Interview

How to Become a Bestselling Author With Ann Handley

Posted: November 14, 2022
Word count: 1,110 (4 min)

Ann Handley talks about how she started writing for 5 cents an hour, what it’s like to write in a cafe, and why everyone should read Charlotte’s Web.

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Tomas Laurinavicius

Co-founder & Chief Editor, Best Writing

Blog post cover picture

Meet Ann Handley.

She’s a Wall Street Journal bestselling author who speaks worldwide about how businesses can escape marketing mediocrity to ignite tangible results. IBM named her one of the 7 people shaping modern marketing.

She is the Chief Content Officer of MarketingProfs, a LinkedIn Influencer, a keynote speaker, mom, dog person, and writer.

She just released the 2nd edition of her Wall Street Journal bestseller, Everybody Writes. You should buy a copy. And one for your friend.

How Did You Become a Writer?

When I was 8 years old, I launched a neighborhood newsletter called WASSUP!!! My goal was to be a roving reporter in my neighborhood and write about hyper-local news.

Like HYPER-local. Although the “news” was debatable: I wrote about someone’s new car, someone else’s driveway basketball hoop, the town’s dog leash laws. I tossed in a poem.

I delivered it on my bike. My neighbors thanked me. Look at me! I’m a writer!

I lasted four issues.

The labor of pecking out words on a typewriter, trimming my articles by hand, laying them out on construction paper, and then having my dad Xerox the whole thing at his office (he brought it back to me in a folder tucked in the pocket of his leather attaché case, which always snapped opened with an aggressive POP that caught my fingers), and still needing to deliver it….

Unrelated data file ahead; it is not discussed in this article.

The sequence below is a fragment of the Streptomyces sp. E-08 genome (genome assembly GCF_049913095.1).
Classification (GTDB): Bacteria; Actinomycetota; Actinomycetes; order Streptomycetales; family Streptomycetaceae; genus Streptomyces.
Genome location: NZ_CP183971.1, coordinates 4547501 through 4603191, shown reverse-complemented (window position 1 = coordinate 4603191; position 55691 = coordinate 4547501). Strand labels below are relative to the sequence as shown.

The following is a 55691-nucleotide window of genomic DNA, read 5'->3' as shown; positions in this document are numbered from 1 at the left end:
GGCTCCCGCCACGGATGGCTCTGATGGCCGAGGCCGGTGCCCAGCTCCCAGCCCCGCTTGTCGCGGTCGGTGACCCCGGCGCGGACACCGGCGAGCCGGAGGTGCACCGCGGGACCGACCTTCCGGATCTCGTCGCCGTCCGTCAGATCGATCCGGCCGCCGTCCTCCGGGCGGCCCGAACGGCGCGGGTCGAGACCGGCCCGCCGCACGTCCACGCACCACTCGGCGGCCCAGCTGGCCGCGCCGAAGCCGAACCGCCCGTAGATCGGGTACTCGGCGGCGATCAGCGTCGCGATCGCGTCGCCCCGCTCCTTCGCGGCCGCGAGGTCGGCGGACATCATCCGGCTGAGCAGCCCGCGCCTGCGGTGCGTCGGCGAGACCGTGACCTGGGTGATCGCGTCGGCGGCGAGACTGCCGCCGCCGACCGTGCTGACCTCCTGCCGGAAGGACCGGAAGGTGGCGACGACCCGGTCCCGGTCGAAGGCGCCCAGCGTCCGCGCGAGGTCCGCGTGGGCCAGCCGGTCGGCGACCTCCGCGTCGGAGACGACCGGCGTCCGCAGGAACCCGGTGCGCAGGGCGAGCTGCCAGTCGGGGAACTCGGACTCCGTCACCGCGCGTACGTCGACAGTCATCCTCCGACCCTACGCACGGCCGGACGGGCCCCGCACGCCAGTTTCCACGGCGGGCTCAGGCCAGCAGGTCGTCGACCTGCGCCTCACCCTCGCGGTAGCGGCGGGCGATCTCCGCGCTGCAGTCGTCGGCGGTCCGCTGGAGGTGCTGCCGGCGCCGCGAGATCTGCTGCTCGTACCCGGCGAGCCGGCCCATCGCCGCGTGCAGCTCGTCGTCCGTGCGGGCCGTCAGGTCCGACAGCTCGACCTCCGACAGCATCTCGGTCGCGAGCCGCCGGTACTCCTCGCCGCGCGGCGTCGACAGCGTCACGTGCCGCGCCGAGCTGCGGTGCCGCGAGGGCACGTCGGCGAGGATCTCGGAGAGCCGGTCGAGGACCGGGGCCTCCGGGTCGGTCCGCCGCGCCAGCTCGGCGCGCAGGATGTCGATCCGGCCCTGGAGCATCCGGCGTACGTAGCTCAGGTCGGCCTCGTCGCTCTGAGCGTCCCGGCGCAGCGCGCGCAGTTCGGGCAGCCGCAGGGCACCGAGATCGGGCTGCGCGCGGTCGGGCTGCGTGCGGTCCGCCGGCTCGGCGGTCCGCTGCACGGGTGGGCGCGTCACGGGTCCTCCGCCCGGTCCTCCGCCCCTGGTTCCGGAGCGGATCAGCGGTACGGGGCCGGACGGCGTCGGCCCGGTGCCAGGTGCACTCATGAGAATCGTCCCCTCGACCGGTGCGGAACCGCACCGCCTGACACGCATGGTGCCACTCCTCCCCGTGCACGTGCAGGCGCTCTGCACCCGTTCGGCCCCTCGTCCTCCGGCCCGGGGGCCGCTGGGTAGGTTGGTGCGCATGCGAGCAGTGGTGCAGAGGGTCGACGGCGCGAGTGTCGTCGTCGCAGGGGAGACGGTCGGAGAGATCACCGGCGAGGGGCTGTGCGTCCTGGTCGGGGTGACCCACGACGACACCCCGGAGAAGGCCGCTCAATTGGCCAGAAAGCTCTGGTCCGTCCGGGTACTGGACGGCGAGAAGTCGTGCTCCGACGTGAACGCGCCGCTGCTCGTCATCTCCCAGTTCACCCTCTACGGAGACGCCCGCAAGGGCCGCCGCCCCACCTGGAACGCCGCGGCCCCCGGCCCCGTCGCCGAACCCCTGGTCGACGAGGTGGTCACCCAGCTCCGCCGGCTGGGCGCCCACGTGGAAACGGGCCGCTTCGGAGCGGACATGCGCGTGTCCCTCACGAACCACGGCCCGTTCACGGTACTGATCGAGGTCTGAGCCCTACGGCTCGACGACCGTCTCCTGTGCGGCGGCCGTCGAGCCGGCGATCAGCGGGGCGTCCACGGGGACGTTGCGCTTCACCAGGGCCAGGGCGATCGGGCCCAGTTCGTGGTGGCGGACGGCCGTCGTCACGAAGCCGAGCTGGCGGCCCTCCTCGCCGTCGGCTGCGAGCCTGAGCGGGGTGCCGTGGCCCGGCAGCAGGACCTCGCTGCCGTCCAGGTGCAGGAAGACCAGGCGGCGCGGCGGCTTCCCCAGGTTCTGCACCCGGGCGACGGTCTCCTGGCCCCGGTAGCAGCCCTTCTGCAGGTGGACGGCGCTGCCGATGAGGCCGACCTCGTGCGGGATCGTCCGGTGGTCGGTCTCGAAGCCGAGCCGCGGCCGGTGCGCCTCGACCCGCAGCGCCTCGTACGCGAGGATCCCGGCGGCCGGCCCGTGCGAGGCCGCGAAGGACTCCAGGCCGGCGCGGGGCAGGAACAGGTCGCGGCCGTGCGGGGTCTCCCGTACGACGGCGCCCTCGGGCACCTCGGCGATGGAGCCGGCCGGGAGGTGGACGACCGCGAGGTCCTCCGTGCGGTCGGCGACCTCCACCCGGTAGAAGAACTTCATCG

It just got to be too much. I had math tests to study for.

I had puberty to ponder.

So I paused my publishing dreams, waiting for the Internet to happen.

How Did You Get Your First Writing Job?

In college, I went for an internship interview at a weekly financial newspaper. I didn’t want the job. I didn’t know anything about finance.

I don’t even know what I’m doing here, I thought, as I sat in the hard-backed chair in the waiting room. The receptionist – her name was Mary – offered me a Coca-Cola. (“No, thank you.”)

Then I was invited into the editor’s office. And I loved her. I wanted to be like her – so confident, assured, funny. We clicked.

Later I’d recognize that moment as the day I met my mentor. But at the time, I didn’t know that. Because I was a uniquely dumb college kid.

I made like 5 cents an hour… but! The Cokes were free! For the whole staff – whenever you wanted!

What Skills Do You Need to Be a Good Writer?

Curiosity about people. A willingness to work on your craft. The ability to show up and use your voice publicly even when it’s easier not to.

What Influences Your Writing the Most?

Writers are shaped by other writers. So I read people who rage-motivate me as well as those who inspire me.

Authors: David SedarisE. B. WhiteAli Smith (right now).

Brands: Velocity UKMorning Brew newsletters, anything by Ryan Reynolds. His messaging is so good it’s rage-awesome.

What Tools and Software Do You Use for Work?

Tools aren’t the most important thing about writing. But since you asked…